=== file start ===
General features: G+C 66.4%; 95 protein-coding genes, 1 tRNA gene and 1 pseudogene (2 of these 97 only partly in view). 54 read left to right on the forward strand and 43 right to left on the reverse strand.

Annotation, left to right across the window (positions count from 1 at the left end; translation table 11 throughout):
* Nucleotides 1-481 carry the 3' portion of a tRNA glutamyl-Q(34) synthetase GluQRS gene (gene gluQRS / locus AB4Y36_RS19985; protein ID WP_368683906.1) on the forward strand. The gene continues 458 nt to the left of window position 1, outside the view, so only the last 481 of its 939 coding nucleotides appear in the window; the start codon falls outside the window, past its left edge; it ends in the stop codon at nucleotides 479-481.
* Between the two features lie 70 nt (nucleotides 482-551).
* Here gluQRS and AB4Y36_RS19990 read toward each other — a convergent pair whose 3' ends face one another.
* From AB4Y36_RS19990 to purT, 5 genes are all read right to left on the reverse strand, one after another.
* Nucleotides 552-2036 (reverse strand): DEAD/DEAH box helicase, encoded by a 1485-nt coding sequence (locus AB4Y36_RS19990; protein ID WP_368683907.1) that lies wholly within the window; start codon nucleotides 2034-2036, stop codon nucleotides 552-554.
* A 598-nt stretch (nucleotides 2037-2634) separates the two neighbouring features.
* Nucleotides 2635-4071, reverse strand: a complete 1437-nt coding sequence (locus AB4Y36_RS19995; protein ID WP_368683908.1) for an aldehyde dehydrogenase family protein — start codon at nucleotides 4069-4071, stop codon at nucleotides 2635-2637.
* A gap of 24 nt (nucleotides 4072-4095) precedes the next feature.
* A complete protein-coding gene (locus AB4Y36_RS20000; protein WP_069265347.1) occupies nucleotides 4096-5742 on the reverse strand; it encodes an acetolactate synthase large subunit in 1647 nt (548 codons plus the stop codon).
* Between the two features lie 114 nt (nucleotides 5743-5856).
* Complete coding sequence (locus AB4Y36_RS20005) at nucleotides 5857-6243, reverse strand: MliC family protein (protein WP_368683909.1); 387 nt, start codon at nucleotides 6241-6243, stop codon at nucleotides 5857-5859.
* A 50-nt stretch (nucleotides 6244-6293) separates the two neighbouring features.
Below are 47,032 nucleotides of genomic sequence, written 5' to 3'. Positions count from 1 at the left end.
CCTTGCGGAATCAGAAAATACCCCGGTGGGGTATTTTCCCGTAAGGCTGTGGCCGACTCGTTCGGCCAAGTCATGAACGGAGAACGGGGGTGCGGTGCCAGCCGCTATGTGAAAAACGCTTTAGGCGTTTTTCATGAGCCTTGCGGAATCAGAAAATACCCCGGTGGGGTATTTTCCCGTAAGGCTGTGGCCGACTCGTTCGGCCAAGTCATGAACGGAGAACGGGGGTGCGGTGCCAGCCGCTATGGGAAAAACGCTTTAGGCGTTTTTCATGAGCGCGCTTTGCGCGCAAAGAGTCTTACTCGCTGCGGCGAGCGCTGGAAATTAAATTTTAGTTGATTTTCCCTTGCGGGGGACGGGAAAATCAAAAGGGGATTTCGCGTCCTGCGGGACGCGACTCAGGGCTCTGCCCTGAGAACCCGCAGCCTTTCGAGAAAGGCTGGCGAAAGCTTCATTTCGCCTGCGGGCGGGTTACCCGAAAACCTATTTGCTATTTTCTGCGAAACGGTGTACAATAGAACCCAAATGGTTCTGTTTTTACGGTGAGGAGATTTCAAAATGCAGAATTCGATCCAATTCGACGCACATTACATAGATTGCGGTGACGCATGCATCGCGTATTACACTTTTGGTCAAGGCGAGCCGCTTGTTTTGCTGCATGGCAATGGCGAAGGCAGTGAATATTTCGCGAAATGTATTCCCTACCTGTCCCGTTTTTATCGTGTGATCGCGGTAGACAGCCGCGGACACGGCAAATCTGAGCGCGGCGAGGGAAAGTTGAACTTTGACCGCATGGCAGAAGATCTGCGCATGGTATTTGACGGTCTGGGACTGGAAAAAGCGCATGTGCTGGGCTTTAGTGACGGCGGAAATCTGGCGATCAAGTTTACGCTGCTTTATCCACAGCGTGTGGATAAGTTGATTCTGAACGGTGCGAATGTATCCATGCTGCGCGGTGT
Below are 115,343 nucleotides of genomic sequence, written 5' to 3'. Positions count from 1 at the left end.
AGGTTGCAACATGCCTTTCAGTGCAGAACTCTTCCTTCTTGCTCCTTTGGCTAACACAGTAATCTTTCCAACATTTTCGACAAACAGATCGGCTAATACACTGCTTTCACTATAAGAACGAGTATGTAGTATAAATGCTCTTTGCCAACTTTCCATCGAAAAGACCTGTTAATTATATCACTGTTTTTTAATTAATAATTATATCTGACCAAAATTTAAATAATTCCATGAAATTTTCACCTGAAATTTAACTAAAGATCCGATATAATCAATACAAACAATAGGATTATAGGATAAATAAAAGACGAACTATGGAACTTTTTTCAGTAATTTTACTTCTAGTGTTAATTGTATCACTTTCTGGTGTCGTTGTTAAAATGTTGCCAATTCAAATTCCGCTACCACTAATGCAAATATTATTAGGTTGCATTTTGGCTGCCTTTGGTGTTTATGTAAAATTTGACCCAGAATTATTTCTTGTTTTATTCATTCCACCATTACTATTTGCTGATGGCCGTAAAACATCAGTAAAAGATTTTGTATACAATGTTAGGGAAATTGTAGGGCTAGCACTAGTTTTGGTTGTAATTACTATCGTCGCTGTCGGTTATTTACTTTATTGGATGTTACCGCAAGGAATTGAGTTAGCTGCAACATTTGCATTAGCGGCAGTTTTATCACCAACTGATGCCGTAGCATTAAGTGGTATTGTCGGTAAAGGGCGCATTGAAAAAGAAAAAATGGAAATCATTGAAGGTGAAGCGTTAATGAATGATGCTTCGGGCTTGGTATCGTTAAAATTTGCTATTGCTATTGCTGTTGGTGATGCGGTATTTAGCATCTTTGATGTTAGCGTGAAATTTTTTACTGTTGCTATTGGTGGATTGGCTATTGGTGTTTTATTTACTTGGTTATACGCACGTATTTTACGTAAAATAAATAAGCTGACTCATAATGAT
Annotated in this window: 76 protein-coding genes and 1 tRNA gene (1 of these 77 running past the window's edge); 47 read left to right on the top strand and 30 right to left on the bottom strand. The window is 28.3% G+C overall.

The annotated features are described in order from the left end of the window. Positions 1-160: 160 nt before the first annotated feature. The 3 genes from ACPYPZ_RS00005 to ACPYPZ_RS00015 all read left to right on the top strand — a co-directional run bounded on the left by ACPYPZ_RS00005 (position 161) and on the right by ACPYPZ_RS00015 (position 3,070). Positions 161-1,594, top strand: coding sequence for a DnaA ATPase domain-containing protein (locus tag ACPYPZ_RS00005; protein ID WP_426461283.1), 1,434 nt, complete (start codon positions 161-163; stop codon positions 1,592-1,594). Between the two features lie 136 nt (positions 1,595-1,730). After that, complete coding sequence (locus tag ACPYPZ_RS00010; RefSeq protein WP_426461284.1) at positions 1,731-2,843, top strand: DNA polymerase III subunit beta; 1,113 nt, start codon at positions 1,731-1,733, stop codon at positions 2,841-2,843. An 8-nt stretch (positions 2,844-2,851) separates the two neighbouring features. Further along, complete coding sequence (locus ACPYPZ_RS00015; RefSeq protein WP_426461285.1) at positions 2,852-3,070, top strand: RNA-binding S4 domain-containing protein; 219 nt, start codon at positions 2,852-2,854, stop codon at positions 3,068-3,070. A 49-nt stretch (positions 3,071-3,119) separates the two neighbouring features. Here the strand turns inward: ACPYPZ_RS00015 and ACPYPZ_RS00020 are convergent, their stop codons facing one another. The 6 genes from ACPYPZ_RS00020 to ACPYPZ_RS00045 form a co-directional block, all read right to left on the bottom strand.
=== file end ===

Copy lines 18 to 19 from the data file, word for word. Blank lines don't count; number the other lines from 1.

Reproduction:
AGGTTGCAACATGCCTTTCAGTGCAGAACTCTTCCTTCTTGCTCCTTTGGCTAACACAGTAATCTTTCCAACATTTTCGACAAACAGATCGGCTAATACACTGCTTTCACTATAAGAACGAGTATGTAGTATAAATGCTCTTTGCCAACTTTCCATCGAAAAGACCTGTTAATTATATCACTGTTTTTTAATTAATAATTATATCTGACCAAAATTTAAATAATTCCATGAAATTTTCACCTGAAATTTAACTAAAGATCCGATATAATCAATACAAACAATAGGATTATAGGATAAATAAAAGACGAACTATGGAACTTTTTTCAGTAATTTTACTTCTAGTGTTAATTGTATCACTTTCTGGTGTCGTTGTTAAAATGTTGCCAATTCAAATTCCGCTACCACTAATGCAAATATTATTAGGTTGCATTTTGGCTGCCTTTGGTGTTTATGTAAAATTTGACCCAGAATTATTTCTTGTTTTATTCATTCCACCATTACTATTTGCTGATGGCCGTAAAACATCAGTAAAAGATTTTGTATACAATGTTAGGGAAATTGTAGGGCTAGCACTAGTTTTGGTTGTAATTACTATCGTCGCTGTCGGTTATTTACTTTATTGGATGTTACCGCAAGGAATTGAGTTAGCTGCAACATTTGCATTAGCGGCAGTTTTATCACCAACTGATGCCGTAGCATTAAGTGGTATTGTCGGTAAAGGGCGCATTGAAAAAGAAAAAATGGAAATCATTGAAGGTGAAGCGTTAATGAATGATGCTTCGGGCTTGGTATCGTTAAAATTTGCTATTGCTATTGCTGTTGGTGATGCGGTATTTAGCATCTTTGATGTTAGCGTGAAATTTTTTACTGTTGCTATTGGTGGATTGGCTATTGGTGTTTTATTTACTTGGTTATACGCACGTATTTTACGTAAAATAAATAAGCTGACTCATAATGAT
Annotated in this window: 76 protein-coding genes and 1 tRNA gene (1 of these 77 running past the window's edge); 47 read left to right on the top strand and 30 right to left on the bottom strand. The window is 28.3% G+C overall.